more » « less
  3. Abstract

    Anthropogenic activities have altered historical disturbance regimes, and understanding the mechanisms by which these shifting perturbations interact is essential to predicting where they may erode ecosystem resilience. Emerging infectious plant diseases, caused by human translocation of nonnative pathogens, can generate ecologically damaging forms of novel biotic disturbance. Further, abiotic disturbances, such as wildfire, may influence the severity and extent of disease‐related perturbations via their effects on the occurrence of hosts, pathogens and microclimates; however, these interactions have rarely been examined.

    The disease ‘sudden oak death’ (SOD), associated with the introduced pathogenPhytophthora ramorum, causes acute, landscape‐scale tree mortality in California's fire‐prone coastal forests. Here, we examined interactions between wildfire and the biotic disturbance impacts of this emerging infectious disease. Leveraging long‐term datasets that describe wildfire occurrence andP. ramorumdynamics across the Big Sur region, we modelled the influence of recent and historical fires on epidemiological parameters, including pathogen presence, infestation intensity, reinvasion, and host mortality.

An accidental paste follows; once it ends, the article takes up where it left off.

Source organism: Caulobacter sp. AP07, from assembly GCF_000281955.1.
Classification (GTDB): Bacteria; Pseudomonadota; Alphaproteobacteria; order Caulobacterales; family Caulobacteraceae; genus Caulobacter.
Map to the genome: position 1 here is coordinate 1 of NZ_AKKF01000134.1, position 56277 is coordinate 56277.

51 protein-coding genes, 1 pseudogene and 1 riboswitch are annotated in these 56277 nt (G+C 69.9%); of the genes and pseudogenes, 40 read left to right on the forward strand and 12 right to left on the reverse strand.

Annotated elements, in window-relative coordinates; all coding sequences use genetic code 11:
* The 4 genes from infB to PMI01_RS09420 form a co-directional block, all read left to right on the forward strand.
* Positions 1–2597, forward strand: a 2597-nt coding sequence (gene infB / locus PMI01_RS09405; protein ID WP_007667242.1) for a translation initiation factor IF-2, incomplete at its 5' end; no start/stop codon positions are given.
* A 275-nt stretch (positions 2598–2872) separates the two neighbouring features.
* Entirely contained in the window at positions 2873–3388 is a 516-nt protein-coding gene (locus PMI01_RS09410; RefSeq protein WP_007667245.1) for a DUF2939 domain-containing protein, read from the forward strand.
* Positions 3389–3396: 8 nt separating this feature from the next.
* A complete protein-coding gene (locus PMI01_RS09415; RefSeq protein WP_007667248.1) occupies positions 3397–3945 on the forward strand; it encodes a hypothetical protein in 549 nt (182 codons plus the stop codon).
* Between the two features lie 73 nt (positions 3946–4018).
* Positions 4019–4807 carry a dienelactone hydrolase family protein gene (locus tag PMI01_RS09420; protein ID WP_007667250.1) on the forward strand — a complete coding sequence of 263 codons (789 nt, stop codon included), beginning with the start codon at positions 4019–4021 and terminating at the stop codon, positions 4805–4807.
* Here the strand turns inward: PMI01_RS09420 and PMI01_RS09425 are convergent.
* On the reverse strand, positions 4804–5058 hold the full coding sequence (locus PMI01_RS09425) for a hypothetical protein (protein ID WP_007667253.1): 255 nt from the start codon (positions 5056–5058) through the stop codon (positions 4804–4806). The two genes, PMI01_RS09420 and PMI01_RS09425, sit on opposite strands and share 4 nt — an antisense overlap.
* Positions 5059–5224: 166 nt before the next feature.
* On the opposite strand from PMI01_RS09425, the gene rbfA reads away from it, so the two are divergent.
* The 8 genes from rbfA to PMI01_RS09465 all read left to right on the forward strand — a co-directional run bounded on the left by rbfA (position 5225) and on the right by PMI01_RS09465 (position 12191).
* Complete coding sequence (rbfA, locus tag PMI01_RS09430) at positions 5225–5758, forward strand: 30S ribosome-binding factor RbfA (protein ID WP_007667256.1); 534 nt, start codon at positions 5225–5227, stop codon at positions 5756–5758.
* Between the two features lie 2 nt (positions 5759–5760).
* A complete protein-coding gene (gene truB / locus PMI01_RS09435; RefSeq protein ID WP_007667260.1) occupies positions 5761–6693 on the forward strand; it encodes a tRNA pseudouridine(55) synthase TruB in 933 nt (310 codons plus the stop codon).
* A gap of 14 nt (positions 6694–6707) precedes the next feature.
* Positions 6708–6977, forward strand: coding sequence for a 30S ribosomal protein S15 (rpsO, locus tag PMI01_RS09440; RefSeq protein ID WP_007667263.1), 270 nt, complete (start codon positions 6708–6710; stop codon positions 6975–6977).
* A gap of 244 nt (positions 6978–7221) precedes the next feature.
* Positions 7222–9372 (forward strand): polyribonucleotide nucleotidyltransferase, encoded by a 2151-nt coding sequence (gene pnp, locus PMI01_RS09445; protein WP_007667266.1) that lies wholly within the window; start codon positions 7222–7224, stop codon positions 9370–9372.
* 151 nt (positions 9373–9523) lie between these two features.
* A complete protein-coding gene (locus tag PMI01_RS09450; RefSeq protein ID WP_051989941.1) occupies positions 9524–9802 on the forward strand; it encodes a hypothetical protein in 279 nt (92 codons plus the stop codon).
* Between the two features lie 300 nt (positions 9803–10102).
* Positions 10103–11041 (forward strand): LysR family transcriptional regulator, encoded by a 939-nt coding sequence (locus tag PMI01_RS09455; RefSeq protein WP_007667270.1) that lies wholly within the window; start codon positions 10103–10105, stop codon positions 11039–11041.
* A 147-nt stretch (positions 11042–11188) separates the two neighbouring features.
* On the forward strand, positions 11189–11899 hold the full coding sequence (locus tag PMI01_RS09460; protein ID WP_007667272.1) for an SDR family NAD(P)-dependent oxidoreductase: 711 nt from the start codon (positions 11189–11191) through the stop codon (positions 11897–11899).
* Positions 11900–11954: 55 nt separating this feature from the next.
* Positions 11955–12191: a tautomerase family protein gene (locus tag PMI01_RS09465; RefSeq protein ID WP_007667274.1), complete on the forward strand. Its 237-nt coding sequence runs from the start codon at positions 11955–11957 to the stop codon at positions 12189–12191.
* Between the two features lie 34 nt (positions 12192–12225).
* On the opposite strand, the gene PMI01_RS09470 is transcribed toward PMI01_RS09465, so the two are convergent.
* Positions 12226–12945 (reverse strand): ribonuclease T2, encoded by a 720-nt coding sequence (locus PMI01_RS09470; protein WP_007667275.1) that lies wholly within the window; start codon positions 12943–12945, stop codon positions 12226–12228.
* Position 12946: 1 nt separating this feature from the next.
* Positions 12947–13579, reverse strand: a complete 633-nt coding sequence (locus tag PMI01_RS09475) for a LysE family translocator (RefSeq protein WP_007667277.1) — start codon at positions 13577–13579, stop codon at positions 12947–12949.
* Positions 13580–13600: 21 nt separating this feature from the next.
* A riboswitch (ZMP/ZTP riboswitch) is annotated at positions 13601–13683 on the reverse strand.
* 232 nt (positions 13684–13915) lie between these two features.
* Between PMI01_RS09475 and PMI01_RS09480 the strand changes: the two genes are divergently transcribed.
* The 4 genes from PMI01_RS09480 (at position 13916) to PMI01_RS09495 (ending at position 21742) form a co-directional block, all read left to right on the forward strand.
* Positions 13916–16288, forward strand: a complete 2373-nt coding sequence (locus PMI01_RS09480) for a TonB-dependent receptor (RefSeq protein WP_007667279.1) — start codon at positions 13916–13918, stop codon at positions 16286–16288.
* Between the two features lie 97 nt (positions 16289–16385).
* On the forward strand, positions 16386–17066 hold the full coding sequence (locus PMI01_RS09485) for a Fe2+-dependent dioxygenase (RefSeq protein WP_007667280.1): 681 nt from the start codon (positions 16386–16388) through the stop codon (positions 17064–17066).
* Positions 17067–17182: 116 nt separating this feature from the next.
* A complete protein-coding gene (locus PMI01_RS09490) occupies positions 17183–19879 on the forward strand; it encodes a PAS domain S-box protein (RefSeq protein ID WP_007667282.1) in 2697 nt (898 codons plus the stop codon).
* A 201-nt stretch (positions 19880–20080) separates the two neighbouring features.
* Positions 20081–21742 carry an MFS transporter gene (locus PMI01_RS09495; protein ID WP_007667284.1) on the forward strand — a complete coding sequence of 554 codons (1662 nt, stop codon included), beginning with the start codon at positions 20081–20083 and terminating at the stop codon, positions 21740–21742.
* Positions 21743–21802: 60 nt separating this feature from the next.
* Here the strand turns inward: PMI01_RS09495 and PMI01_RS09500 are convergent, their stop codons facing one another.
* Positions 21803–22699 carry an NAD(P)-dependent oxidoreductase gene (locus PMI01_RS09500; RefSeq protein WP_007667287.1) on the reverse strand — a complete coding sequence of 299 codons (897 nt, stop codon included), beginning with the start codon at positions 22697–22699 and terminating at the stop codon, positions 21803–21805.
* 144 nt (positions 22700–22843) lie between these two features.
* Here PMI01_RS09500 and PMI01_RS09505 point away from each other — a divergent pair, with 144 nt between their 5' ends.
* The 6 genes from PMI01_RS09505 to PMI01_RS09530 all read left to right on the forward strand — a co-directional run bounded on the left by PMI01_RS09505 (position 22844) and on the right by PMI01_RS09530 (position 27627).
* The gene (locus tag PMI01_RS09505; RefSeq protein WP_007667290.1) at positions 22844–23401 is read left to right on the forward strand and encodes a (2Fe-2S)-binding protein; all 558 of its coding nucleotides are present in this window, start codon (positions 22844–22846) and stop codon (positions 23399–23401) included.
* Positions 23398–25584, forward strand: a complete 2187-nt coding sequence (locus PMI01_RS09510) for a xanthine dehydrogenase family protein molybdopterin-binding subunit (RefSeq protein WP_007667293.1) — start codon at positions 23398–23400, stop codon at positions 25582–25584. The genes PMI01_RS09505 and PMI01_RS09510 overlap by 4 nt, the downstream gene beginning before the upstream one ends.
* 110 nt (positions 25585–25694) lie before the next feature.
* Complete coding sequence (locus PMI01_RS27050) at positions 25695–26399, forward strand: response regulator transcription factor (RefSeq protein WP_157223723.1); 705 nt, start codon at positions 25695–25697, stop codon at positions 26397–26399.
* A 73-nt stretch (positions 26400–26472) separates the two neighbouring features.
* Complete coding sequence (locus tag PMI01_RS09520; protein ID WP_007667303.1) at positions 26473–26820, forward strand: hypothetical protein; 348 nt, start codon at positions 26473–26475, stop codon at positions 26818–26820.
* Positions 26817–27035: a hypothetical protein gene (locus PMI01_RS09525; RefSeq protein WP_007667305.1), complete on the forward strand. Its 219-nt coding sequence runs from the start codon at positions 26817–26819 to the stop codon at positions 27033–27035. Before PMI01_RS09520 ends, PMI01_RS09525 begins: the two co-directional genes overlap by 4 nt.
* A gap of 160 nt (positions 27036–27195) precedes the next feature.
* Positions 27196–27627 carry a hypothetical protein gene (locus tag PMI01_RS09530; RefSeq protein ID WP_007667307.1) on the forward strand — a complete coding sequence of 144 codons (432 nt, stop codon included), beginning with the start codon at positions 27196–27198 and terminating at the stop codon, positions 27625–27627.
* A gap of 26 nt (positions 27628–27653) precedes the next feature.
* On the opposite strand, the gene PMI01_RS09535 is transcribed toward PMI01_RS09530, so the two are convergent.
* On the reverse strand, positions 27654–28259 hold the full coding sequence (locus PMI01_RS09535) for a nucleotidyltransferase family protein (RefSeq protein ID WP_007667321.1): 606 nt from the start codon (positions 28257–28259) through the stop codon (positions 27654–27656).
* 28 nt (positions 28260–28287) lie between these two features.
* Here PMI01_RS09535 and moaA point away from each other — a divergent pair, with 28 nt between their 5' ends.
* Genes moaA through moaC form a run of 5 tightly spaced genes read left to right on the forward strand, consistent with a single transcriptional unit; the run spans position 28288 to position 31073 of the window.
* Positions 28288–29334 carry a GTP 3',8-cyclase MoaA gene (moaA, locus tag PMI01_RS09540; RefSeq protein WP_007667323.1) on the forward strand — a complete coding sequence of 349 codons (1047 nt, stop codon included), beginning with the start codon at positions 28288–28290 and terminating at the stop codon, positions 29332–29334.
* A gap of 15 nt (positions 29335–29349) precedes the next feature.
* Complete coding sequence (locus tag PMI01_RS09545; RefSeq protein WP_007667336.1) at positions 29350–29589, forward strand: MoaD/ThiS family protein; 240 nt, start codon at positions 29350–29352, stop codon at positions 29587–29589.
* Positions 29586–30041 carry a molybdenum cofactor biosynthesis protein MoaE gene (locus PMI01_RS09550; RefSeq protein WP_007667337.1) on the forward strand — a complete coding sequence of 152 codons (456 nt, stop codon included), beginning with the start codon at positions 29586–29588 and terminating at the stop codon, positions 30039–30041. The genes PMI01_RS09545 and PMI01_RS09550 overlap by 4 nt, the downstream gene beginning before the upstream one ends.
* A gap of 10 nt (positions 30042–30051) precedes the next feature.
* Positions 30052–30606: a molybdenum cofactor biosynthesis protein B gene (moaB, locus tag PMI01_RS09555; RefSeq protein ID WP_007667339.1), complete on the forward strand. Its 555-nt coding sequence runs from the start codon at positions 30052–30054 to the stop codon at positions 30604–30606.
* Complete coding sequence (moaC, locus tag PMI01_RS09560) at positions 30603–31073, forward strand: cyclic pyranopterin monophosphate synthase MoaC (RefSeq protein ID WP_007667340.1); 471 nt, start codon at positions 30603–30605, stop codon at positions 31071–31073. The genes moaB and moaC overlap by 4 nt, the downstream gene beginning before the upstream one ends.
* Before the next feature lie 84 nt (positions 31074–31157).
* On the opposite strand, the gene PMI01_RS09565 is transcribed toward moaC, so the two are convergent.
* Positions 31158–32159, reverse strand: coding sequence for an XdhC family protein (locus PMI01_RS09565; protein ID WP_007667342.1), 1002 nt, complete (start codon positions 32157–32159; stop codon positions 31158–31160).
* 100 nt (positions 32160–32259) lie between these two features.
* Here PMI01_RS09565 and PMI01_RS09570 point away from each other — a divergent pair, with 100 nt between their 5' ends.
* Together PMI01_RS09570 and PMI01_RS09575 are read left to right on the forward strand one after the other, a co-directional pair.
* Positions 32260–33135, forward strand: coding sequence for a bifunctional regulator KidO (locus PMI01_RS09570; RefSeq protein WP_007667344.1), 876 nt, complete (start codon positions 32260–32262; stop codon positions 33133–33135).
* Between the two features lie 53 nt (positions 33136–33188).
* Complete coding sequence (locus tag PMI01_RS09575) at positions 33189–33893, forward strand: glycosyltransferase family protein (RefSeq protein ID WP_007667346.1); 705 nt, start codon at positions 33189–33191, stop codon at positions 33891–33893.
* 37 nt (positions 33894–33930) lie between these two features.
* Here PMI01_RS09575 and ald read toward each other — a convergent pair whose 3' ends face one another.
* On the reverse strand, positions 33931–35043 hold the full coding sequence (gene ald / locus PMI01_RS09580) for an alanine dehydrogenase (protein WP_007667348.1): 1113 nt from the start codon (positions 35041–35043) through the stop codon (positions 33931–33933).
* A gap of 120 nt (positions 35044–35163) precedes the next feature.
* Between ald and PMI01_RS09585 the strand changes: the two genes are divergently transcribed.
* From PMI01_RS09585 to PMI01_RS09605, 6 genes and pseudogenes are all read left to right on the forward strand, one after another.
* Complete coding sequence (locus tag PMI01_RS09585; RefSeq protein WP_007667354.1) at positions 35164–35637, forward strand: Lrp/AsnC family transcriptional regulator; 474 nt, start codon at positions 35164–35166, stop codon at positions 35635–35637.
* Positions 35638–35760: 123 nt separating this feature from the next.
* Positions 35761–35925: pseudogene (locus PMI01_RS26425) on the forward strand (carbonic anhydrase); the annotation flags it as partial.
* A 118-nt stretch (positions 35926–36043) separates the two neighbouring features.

Past wildfire altered disease dynamics and reduced SOD‐related mortality, indicating a negative interaction between these abiotic and biotic disturbances. Frequently burned forests were less likely to be invaded byP. ramorum, had lower incidence of host infection, and exhibited decreased disease‐related biotic disturbance, which was associated with reduced occurrence and density of epidemiologically significant hosts. Following a recent wildfire, survival of mature bay laurel, a key sporulating host, was the primary driver ofP. ramoruminfestation and reinvasion, but younger, rapidly regenerating host vegetation capable of sporulation did not measurably influence disease dynamics. Notably, the effect ofP. ramoruminfection on host mortality was reduced in recently burned areas, indicating that the loss of tall, mature host canopies may temporarily dampen pathogen transmission and ‘release’ susceptible species from significant inoculum pressure.

    Synthesis. Cumulatively, our findings indicate that fire history has contributed to heterogeneous patterns of biotic disturbance and disease‐related decline across this landscape, via changes to the both the occurrence of available hosts and the demography of epidemiologically important host populations. These results highlight that human‐altered abiotic disturbances may play a foundational role in structuring infectious disease dynamics, contributing to future outbreak emergence and driving biotic disturbance regimes.

    more » « less